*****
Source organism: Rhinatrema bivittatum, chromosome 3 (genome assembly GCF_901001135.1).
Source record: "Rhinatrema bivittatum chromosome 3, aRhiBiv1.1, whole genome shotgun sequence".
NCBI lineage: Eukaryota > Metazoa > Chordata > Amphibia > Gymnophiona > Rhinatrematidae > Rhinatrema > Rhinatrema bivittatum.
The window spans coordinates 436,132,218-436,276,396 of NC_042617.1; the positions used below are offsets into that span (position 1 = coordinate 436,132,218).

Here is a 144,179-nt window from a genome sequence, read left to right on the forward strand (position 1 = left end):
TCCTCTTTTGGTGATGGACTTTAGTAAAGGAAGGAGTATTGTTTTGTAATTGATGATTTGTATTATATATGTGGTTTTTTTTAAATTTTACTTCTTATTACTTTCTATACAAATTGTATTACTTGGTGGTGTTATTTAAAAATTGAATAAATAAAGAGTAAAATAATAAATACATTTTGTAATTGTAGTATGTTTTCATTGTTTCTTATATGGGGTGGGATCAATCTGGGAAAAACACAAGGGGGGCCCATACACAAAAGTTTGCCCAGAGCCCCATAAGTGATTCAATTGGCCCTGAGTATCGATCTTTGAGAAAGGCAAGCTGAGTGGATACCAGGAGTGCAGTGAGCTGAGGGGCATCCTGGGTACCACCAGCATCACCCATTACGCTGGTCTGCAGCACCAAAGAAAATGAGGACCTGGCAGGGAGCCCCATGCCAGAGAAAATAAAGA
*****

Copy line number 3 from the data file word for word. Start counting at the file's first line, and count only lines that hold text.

NCBI lineage: Eukaryota > Metazoa > Chordata > Amphibia > Gymnophiona > Rhinatrematidae > Rhinatrema > Rhinatrema bivittatum.